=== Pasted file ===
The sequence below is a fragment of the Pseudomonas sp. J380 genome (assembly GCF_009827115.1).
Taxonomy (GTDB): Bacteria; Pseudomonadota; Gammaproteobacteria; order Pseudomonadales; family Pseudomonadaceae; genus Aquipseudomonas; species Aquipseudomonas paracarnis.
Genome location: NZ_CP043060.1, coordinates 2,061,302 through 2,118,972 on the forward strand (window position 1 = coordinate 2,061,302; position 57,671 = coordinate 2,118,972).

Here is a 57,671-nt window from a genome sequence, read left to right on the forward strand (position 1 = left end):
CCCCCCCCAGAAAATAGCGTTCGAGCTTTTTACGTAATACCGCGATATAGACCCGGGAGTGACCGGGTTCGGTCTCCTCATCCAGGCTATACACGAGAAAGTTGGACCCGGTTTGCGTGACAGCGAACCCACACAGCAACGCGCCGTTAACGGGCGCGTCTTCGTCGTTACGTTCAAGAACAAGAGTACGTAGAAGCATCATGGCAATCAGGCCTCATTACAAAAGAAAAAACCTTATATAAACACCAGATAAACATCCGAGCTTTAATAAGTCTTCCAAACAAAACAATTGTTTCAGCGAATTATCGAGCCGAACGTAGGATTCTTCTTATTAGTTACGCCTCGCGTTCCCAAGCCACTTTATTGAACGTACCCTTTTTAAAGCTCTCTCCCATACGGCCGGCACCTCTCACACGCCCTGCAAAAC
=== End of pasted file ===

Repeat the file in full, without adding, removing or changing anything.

The sequence below is a fragment of the Pseudomonas sp. J380 genome (assembly GCF_009827115.1).
Taxonomy (GTDB): Bacteria; Pseudomonadota; Gammaproteobacteria; order Pseudomonadales; family Pseudomonadaceae; genus Aquipseudomonas; species Aquipseudomonas paracarnis.
Genome location: NZ_CP043060.1, coordinates 2,061,302 through 2,118,972 on the forward strand (window position 1 = coordinate 2,061,302; position 57,671 = coordinate 2,118,972).

Here is a 57,671-nt window from a genome sequence, read left to right on the forward strand (position 1 = left end):
CCCCCCCCAGAAAATAGCGTTCGAGCTTTTTACGTAATACCGCGATATAGACCCGGGAGTGACCGGGTTCGGTCTCCTCATCCAGGCTATACACGAGAAAGTTGGACCCGGTTTGCGTGACAGCGAACCCACACAGCAACGCGCCGTTAACGGGCGCGTCTTCGTCGTTACGTTCAAGAACAAGAGTACGTAGAAGCATCATGGCAATCAGGCCTCATTACAAAAGAAAAAACCTTATATAAACACCAGATAAACATCCGAGCTTTAATAAGTCTTCCAAACAAAACAATTGTTTCAGCGAATTATCGAGCCGAACGTAGGATTCTTCTTATTAGTTACGCCTCGCGTTCCCAAGCCACTTTATTGAACGTACCCTTTTTAAAGCTCTCTCCCATACGGCCGGCACCTCTCACACGCCCTGCAAAAC